Summary judgment process works for Intel

Malaysia

In Intel Corporation v Intelcard Systems Sdn Bhd (Civil Suit D8-22-1381-2002), the High Court of Kuala Lumpur has upheld the plaintiff's application for summary judgment on its trademark infringement claim against a Malaysian company using the INTEL mark as part of its company name.

Intelcard Systems Sdn Bhd was registered with the Malaysian Registry of Companies in 1997. Its main business is in the manufacture and supply of smart cards, magnetic access cards, security banking cards and credit cards. It maintains a website bearing a name incorporating the words 'Intelcard Systems' for the purpose of promoting its business. Upon discovering the existence of Intelcard Systems in November 2001, Intel Corporation sent a cease and desist letter demanding, among other things, that Intelcard Systems immediately cease all infringing activities, including the use of the offending corporate name. After protracted negotiations, Intelcard Systems was adamant that it was entitled to continue using the disputed corporate and domain names. Finally, Intel commenced a civil action in September 2002 for passing off and conspiracy to injure against Intelcard Systems and two of its directors.

In mid 2004 Intel amended its pleadings to include an additional claim for infringement of trademark. It then moved for summary judgment.

The High Court of Kuala Lumpur held that Intelcard Systems had failed to raise any triable issue with regard to the claim for trademark infringement. It further held that it is within the jurisdiction of the court to grant a summary judgment for, among other things, a permanent injunction and an assessment of damages based on this cause of action. Accordingly, it issued an order restraining, by way of a permanent injunction, Intelcard Systems and its two directors from further infringing Intel's registered INTEL mark through use of the word 'Intel' or any other words incorporating that term in their business dealings. In addition, the court ordered Intelcard Systems to (i) take immediate steps to change its corporate name to one that did not contain the word 'Intel', and (ii) cancel the website bearing the name Intelcard Systems within 30 days from the date of the order. It also made an order for inquiry of damages suffered by Intel for infringement of trademark and the costs of the action.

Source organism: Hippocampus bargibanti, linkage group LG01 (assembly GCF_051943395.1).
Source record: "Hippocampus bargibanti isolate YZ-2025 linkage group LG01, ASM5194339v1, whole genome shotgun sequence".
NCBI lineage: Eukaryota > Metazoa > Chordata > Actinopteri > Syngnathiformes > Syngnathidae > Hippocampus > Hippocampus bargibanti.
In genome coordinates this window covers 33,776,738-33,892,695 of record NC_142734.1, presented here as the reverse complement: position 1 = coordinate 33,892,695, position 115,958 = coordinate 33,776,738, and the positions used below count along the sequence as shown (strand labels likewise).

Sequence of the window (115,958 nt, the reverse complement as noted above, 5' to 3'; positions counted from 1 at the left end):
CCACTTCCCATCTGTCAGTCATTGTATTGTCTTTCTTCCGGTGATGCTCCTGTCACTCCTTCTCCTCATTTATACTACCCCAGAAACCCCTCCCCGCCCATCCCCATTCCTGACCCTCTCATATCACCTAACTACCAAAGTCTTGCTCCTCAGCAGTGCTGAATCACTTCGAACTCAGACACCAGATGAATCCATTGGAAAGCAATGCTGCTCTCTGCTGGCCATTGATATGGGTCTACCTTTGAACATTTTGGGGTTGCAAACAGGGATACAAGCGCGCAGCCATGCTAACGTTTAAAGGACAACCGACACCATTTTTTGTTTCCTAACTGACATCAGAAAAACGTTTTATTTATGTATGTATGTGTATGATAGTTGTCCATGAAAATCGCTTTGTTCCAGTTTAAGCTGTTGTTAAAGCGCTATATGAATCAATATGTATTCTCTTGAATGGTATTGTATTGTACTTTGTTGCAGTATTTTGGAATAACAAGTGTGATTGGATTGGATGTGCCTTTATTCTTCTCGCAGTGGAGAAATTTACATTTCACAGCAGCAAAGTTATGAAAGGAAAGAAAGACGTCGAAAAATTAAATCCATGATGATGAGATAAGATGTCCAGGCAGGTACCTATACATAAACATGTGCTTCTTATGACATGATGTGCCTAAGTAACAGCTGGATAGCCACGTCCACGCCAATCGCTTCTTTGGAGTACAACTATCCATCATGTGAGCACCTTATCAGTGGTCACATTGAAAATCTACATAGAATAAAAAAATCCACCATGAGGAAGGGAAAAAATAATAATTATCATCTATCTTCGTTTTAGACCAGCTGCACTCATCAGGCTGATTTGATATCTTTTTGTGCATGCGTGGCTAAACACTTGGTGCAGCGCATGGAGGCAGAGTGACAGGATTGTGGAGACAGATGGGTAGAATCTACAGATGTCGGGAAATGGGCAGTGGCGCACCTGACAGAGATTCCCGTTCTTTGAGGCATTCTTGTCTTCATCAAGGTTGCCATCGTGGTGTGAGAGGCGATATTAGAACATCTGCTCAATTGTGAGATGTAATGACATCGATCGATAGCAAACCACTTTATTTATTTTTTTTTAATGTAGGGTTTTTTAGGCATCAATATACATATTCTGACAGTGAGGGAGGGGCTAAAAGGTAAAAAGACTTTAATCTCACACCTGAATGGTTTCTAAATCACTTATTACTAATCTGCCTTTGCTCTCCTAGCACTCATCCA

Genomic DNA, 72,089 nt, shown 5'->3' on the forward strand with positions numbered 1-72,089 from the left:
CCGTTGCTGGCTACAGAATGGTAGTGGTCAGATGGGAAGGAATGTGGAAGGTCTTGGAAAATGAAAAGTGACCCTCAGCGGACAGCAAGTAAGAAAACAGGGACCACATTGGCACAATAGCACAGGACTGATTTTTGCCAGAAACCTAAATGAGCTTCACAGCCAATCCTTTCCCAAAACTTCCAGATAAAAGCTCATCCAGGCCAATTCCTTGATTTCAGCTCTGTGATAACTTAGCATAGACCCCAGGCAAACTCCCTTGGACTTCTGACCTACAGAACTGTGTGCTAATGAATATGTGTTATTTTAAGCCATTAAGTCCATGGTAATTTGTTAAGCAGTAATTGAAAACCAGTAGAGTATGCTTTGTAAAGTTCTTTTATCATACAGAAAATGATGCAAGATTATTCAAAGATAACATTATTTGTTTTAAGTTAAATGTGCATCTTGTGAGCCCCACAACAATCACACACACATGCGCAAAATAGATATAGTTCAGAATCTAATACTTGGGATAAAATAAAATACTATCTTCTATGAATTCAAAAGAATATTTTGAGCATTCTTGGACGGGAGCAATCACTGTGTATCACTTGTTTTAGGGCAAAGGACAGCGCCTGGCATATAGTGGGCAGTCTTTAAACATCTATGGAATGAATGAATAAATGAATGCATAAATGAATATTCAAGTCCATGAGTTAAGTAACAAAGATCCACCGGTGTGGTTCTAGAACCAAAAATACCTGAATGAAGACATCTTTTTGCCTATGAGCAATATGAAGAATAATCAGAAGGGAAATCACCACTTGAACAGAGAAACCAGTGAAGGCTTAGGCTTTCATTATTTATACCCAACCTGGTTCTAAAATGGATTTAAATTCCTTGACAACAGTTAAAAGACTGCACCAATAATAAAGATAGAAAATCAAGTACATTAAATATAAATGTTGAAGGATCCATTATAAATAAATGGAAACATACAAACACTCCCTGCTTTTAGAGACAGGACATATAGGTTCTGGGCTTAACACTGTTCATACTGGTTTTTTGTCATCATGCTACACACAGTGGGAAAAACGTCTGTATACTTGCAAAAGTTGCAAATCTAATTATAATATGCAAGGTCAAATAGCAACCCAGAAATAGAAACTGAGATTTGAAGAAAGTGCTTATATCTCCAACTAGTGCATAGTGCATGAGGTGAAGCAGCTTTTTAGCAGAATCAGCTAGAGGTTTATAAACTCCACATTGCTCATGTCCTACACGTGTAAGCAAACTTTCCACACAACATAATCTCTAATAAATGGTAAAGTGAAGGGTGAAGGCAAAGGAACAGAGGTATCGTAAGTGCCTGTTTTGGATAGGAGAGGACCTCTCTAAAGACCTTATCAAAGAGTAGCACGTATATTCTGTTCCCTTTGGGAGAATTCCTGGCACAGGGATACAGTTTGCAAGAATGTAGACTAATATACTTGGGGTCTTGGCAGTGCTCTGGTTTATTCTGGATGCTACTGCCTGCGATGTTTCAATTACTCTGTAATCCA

This case is of importance as it clearly demonstrates that summary judgment relief is available in an action for trademark infringement. It is a decision to be welcomed by mark owners as summary judgment proceedings can spare trademark owners the substantial time and costs in having to litigate trademark infringement during a protracted trial.

Teo Bong Kwang and Azrul Hamid, Wong Jin Nee & Teo, Kuala Lumpur

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